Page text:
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Molar mass 2053.89052
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Ristocetin is an antibiotic, obtained from Amycolatopsis lurida, previously used to treat staphylococcal infections. It is no longer used clinically because it caused thrombocytopenia and platelet agglutination. It is now used solely to assay those functions in vitro in the diagnosis of conditions such as von Willebrand disease (vWD) and Bernard-Soulier syndrome. Platelet agglutination caused by ristocetin can occur only in the presence of von Willebrand factor multimers, so if ristocetin is added to blood lacking the factor (or its receptor—see below), the platelets will not clump.

Through an unknown mechanism, the antibiotic ristocetin causes von Willebrand factor to bind the platelet receptor glycoprotein Ib (GpIb), so when ristocetin is added to normal blood, it causes agglutination.

In some types of vWD (types 2B and platelet-type), even very small amounts of ristocetin cause platelet aggregation when the patient's platelet-rich plasma is used.[1] This paradox is explained by these types having gain-of-function mutations which cause the vWD high molecular-weight multimers to bind more tightly to their receptors on platelets (the alpha chains of glycoprotein Ib (GPIb) receptors). In the case of type 2B vWD, the gain-of-function mutation involves von Willebrand's factor (VWF gene), and in platelet-type vWD, the receptor is the object of the mutation (GPIb). This increased binding causes vWD because the high-molecular weight multimers are removed from circulation in plasma since they remain attached to the patient's platelets. Thus, if the patient's platelet-poor plasma is used, the ristocetin cofactor assay will not agglutinate standardized platelets (i.e., pooled platelets from normal donors that are fixed in formalin), similar to the other types of vWD.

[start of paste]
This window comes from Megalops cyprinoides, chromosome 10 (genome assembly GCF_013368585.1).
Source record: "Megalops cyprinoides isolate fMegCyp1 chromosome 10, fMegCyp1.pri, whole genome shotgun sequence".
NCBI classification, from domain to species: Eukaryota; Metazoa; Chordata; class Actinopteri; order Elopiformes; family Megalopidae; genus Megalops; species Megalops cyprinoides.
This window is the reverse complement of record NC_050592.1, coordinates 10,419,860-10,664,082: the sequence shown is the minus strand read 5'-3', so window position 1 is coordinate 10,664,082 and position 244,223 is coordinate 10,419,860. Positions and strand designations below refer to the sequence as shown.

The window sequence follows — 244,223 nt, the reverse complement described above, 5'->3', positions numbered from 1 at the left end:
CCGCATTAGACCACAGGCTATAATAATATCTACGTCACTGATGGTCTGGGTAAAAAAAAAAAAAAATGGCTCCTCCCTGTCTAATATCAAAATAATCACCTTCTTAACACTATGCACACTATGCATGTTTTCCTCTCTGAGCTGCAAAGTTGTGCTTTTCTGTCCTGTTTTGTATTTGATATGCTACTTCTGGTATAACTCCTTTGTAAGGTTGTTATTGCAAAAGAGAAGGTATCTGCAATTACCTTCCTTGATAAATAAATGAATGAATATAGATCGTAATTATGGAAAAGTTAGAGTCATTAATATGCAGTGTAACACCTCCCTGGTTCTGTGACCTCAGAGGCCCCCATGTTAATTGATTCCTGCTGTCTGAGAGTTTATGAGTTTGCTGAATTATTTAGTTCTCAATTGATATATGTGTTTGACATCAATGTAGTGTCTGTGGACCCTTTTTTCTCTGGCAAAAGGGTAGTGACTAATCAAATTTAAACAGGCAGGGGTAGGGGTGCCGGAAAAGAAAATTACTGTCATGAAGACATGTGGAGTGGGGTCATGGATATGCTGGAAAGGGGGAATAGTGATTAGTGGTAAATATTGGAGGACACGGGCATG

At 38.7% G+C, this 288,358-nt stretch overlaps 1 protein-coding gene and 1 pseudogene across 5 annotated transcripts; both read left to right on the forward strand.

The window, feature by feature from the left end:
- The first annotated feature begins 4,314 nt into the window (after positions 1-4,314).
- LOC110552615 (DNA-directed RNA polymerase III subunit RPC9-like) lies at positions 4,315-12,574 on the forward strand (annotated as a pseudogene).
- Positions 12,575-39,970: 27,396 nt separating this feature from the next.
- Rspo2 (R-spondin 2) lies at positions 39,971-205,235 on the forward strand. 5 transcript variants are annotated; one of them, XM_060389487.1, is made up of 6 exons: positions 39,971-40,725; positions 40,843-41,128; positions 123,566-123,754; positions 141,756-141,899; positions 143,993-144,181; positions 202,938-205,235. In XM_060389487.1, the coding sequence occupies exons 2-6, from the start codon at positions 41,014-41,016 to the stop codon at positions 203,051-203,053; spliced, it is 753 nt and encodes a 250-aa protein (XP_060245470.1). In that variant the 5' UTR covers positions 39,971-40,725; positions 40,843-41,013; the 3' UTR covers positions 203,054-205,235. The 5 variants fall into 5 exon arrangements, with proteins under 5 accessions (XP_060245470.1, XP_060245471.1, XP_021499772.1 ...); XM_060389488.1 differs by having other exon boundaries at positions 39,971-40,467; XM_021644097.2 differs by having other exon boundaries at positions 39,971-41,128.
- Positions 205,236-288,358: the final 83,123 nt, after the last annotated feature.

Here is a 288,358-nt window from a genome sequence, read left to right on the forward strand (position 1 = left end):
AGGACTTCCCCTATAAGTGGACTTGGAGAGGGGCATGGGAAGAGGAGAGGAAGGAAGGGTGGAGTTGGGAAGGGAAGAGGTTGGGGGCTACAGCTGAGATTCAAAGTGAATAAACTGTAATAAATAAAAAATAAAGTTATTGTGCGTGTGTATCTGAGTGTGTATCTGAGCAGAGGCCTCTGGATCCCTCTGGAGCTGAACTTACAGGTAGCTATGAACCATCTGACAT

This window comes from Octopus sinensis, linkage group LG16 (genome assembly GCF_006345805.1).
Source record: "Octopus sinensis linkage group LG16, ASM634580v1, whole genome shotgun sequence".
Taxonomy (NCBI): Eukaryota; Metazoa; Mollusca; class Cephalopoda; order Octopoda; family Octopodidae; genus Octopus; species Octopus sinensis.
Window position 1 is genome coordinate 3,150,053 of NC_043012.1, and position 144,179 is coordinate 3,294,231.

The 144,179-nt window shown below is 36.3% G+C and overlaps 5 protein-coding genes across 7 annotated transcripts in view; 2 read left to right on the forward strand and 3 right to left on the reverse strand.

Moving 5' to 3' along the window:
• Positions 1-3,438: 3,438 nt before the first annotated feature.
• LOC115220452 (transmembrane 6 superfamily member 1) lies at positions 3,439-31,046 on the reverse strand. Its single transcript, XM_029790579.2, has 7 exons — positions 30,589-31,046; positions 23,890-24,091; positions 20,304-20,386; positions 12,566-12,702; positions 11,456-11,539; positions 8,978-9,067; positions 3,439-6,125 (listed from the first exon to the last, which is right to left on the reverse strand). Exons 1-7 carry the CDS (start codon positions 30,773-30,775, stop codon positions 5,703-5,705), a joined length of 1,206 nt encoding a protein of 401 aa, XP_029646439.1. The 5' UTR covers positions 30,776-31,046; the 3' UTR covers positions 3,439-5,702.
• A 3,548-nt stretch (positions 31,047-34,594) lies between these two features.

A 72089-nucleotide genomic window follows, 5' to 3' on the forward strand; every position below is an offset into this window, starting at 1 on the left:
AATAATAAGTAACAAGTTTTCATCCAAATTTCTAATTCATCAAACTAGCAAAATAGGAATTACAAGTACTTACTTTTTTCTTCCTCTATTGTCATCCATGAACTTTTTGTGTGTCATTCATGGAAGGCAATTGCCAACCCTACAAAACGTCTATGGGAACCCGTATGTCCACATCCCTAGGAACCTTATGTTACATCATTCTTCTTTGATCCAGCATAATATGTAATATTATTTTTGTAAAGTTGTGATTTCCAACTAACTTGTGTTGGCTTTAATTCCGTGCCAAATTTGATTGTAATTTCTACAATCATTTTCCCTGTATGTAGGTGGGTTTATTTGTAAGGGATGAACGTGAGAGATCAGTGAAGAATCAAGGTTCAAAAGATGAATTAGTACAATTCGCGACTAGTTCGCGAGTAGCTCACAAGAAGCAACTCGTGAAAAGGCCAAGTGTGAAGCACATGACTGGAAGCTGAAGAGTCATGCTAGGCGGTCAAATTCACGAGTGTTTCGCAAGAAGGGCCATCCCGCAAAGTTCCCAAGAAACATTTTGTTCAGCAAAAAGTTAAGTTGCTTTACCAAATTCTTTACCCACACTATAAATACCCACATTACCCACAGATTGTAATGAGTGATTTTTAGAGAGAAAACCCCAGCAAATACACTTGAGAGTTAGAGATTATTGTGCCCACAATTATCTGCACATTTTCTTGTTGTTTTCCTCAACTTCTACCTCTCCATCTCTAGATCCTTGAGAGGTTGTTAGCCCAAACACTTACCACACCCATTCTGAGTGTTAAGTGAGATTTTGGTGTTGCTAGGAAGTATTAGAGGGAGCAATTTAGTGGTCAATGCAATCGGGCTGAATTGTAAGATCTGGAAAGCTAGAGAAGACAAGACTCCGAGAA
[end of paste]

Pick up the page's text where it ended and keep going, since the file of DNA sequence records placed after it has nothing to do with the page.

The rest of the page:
In all forms of the ristocetin assay, the platelets are fixed in formalin prior to the assay to prevent von Willebrand's factor stored in platelet granules from being released and participating in platelet aggregation. Thus, the ristocetin cofactor activity depends only upon high-molecular multimers of the factor present in circulating plasma.


  1. ^ McPherson, Richard A.; Matthew R. Pincus (2006). Henry's Clinical Diagnosis and Management by Laboratory Methods. Philadelphia: W. B. Saunders. pp. 760–2. ISBN 978-1-4160-0287-1.